I came across an interesting New York Times article, “Digital Divide Is a Matter of Income,” where Teddy Wayne explains that the greatest indicator of Internet access and use is based on household income of Americans. This information is based from findings of a recent study by the Pew Research Center.
Furthermore, Wayne states that households with an income of $75,000 and more greatly exceed households that earn less than $75,000. This distinction is increased when comparing households earning more than $75,000 per year to households earning less than $30,000 per year.
The individuals from upper income households are more likely to own computers, mobile phones, e-readers and other entertainment devices that use the Internet. And, at least 95 percent of higher income households utilize the Internet in some way, while only 57 percent of poorer households have access to the Internet at home. According to Jim Jansen, a senior fellow with Pew Research Center, “the correlation between income and participation in many Internet activities might be expected.” However, Jansen continues by noting how “the scale” of which “shows the impact that income has on leveraging the advantages of the Internet.”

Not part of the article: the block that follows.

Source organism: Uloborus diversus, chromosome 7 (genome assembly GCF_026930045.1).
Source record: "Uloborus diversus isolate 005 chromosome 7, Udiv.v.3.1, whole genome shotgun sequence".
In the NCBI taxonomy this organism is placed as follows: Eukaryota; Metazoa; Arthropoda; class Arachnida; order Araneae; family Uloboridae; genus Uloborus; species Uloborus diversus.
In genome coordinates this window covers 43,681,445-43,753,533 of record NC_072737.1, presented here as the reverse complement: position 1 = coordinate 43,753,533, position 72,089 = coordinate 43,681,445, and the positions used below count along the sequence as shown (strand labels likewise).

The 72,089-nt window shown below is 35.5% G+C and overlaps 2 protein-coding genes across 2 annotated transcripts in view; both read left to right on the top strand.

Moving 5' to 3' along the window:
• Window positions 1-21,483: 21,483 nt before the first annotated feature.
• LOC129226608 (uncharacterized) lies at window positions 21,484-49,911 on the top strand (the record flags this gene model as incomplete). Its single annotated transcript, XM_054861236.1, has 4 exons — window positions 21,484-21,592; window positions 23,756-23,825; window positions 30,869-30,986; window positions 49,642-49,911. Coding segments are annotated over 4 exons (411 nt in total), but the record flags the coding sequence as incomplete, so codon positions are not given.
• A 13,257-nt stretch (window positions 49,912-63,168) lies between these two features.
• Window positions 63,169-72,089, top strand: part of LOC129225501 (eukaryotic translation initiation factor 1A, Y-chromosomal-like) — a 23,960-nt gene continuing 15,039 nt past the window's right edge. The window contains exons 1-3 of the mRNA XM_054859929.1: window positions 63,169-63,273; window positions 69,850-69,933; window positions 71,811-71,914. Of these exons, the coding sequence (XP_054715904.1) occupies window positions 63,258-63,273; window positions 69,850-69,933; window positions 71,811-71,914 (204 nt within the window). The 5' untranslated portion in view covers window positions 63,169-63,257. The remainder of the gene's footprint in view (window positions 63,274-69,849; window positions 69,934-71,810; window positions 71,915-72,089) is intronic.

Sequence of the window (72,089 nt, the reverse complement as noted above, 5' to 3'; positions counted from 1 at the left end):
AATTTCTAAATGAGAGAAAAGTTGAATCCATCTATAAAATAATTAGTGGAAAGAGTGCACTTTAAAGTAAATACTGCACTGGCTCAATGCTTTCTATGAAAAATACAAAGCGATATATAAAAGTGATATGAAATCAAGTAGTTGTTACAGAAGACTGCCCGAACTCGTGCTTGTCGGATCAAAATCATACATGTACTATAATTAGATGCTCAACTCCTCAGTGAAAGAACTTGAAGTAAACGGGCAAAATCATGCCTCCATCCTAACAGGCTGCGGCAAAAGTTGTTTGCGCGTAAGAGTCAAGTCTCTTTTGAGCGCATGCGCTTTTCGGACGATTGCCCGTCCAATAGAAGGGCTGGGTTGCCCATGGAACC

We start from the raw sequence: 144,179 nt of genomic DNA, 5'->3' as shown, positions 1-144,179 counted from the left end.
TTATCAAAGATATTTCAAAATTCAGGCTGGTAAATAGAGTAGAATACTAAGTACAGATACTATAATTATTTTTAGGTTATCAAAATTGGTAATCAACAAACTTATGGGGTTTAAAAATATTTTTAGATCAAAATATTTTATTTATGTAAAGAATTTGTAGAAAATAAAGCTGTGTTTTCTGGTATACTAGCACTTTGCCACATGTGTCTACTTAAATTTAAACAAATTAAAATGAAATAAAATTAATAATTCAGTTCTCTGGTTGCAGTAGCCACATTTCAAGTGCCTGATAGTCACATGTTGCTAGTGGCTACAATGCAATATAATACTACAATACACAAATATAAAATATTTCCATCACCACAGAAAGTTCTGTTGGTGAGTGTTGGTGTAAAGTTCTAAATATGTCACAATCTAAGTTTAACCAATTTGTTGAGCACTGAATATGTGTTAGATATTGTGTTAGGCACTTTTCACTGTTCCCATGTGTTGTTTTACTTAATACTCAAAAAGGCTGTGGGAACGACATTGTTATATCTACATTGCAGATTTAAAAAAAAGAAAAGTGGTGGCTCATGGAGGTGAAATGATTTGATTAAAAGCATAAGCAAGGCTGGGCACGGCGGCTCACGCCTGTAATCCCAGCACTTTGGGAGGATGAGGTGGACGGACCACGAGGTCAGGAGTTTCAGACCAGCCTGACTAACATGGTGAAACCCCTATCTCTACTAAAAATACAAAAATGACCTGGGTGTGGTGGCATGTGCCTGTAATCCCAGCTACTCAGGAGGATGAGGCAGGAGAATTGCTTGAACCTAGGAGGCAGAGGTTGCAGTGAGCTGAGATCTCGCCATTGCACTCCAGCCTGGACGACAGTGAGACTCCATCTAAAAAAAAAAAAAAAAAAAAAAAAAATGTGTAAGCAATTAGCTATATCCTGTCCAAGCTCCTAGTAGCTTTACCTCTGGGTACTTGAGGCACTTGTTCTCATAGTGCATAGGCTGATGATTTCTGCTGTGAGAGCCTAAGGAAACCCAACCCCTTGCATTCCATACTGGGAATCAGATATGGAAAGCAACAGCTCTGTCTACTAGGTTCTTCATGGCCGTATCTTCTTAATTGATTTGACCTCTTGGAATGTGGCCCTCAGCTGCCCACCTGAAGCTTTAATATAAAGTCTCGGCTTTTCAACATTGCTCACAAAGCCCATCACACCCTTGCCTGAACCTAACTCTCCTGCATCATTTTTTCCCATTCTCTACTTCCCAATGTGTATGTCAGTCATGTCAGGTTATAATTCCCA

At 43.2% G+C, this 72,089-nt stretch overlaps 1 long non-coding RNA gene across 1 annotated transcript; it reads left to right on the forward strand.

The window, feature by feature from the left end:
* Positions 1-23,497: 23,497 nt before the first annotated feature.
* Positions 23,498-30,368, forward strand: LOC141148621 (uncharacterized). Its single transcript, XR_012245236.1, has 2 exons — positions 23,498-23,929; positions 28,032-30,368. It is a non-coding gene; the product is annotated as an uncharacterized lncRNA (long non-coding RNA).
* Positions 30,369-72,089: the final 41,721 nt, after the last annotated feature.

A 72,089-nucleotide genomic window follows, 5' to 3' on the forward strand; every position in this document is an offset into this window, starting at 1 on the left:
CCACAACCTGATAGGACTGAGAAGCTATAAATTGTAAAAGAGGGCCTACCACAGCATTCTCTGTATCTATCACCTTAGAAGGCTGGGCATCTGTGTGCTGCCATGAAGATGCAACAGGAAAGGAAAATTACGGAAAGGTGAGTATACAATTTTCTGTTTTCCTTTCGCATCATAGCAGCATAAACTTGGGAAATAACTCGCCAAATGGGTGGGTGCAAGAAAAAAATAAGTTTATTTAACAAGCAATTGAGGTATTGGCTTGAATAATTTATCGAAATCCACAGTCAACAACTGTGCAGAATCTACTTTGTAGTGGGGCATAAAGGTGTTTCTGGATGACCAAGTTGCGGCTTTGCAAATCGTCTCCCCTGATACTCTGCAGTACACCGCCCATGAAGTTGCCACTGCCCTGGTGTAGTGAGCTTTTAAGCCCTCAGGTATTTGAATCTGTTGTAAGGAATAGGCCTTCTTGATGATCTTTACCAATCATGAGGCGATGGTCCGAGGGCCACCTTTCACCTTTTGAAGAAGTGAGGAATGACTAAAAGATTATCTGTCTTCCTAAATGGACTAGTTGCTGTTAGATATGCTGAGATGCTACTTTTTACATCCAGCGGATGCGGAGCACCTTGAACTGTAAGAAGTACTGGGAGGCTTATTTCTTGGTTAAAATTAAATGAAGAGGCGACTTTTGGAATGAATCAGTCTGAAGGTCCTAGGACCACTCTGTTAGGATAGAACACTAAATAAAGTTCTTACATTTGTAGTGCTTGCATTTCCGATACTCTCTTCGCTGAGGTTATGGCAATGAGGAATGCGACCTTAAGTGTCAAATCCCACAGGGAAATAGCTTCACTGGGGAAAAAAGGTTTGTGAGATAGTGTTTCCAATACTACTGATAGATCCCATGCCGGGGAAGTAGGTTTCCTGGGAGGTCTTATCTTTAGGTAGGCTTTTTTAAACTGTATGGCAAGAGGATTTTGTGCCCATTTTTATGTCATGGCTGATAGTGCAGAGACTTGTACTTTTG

Wayne investigates the reasons for why people use the Internet while comparing household income. He discovers that wealthier households use the Internet for health information and online commerce activities more often then less fortunate households. And, although there is a small difference between engagement in print and television news sources, the highest income households are more than “twice as likely as the poorest to read online news.”